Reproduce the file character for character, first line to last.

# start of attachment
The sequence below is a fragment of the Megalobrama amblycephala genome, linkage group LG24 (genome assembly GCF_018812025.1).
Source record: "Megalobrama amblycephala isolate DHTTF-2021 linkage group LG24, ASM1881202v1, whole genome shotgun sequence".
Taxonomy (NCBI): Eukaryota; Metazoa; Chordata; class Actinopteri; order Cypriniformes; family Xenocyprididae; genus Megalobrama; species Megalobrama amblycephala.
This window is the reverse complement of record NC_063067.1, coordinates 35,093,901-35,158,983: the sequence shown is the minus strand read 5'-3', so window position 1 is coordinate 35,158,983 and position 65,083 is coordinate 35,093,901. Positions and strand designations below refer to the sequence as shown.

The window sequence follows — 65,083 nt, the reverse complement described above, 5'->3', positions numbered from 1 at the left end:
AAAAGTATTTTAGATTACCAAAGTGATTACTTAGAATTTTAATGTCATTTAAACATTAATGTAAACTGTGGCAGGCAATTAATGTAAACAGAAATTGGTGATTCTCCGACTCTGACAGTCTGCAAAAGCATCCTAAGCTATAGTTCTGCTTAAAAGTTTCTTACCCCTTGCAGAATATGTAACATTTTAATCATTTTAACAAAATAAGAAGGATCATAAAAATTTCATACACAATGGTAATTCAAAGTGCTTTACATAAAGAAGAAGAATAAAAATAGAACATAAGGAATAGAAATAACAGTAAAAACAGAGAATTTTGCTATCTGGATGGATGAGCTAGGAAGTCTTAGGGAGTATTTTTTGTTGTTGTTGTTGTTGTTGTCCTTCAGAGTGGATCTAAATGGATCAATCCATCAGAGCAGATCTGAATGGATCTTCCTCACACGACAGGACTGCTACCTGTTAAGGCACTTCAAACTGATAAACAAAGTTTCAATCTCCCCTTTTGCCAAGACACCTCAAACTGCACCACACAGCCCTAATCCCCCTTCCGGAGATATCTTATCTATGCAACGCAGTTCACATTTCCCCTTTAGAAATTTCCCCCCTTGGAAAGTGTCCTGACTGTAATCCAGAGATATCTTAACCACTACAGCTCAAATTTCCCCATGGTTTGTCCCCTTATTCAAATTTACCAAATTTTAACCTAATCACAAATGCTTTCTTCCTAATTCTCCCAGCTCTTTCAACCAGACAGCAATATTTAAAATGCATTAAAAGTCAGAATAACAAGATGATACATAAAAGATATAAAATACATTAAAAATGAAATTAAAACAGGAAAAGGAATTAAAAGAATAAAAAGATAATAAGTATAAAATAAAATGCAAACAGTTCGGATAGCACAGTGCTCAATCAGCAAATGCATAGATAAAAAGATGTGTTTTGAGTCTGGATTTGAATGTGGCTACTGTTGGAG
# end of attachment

The sequence below is a fragment of the Megalobrama amblycephala genome, linkage group LG24 (genome assembly GCF_018812025.1).
Source record: "Megalobrama amblycephala isolate DHTTF-2021 linkage group LG24, ASM1881202v1, whole genome shotgun sequence".
Taxonomy (NCBI): Eukaryota; Metazoa; Chordata; class Actinopteri; order Cypriniformes; family Xenocyprididae; genus Megalobrama; species Megalobrama amblycephala.
This window is the reverse complement of record NC_063067.1, coordinates 35,093,901-35,158,983: the sequence shown is the minus strand read 5'-3', so window position 1 is coordinate 35,158,983 and position 65,083 is coordinate 35,093,901. Positions and strand designations below refer to the sequence as shown.

The window sequence follows — 65,083 nt, the reverse complement described above, 5'->3', positions numbered from 1 at the left end:
AAAAGTATTTTAGATTACCAAAGTGATTACTTAGAATTTTAATGTCATTTAAACATTAATGTAAACTGTGGCAGGCAATTAATGTAAACAGAAATTGGTGATTCTCCGACTCTGACAGTCTGCAAAAGCATCCTAAGCTATAGTTCTGCTTAAAAGTTTCTTACCCCTTGCAGAATATGTAACATTTTAATCATTTTAACAAAATAAGAAGGATCATAAAAATTTCATACACAATGGTAATTCAAAGTGCTTTACATAAAGAAGAAGAATAAAAATAGAACATAAGGAATAGAAATAACAGTAAAAACAGAGAATTTTGCTATCTGGATGGATGAGCTAGGAAGTCTTAGGGAGTATTTTTTGTTGTTGTTGTTGTTGTTGTCCTTCAGAGTGGATCTAAATGGATCAATCCATCAGAGCAGATCTGAATGGATCTTCCTCACACGACAGGACTGCTACCTGTTAAGGCACTTCAAACTGATAAACAAAGTTTCAATCTCCCCTTTTGCCAAGACACCTCAAACTGCACCACACAGCCCTAATCCCCCTTCCGGAGATATCTTATCTATGCAACGCAGTTCACATTTCCCCTTTAGAAATTTCCCCCCTTGGAAAGTGTCCTGACTGTAATCCAGAGATATCTTAACCACTACAGCTCAAATTTCCCCATGGTTTGTCCCCTTATTCAAATTTACCAAATTTTAACCTAATCACAAATGCTTTCTTCCTAATTCTCCCAGCTCTTTCAACCAGACAGCAATATTTAAAATGCATTAAAAGTCAGAATAACAAGATGATACATAAAAGATATAAAATACATTAAAAATGAAATTAAAACAGGAAAAGGAATTAAAAGAATAAAAAGATAATAAGTATAAAATAAAATGCAAACAGTTCGGATAGCACAGTGCTCAATCAGCAAATGCATAGATAAAAAGATGTGTTTTGAGTCTGGATTTGAATGTGGCTACTGTTGGAG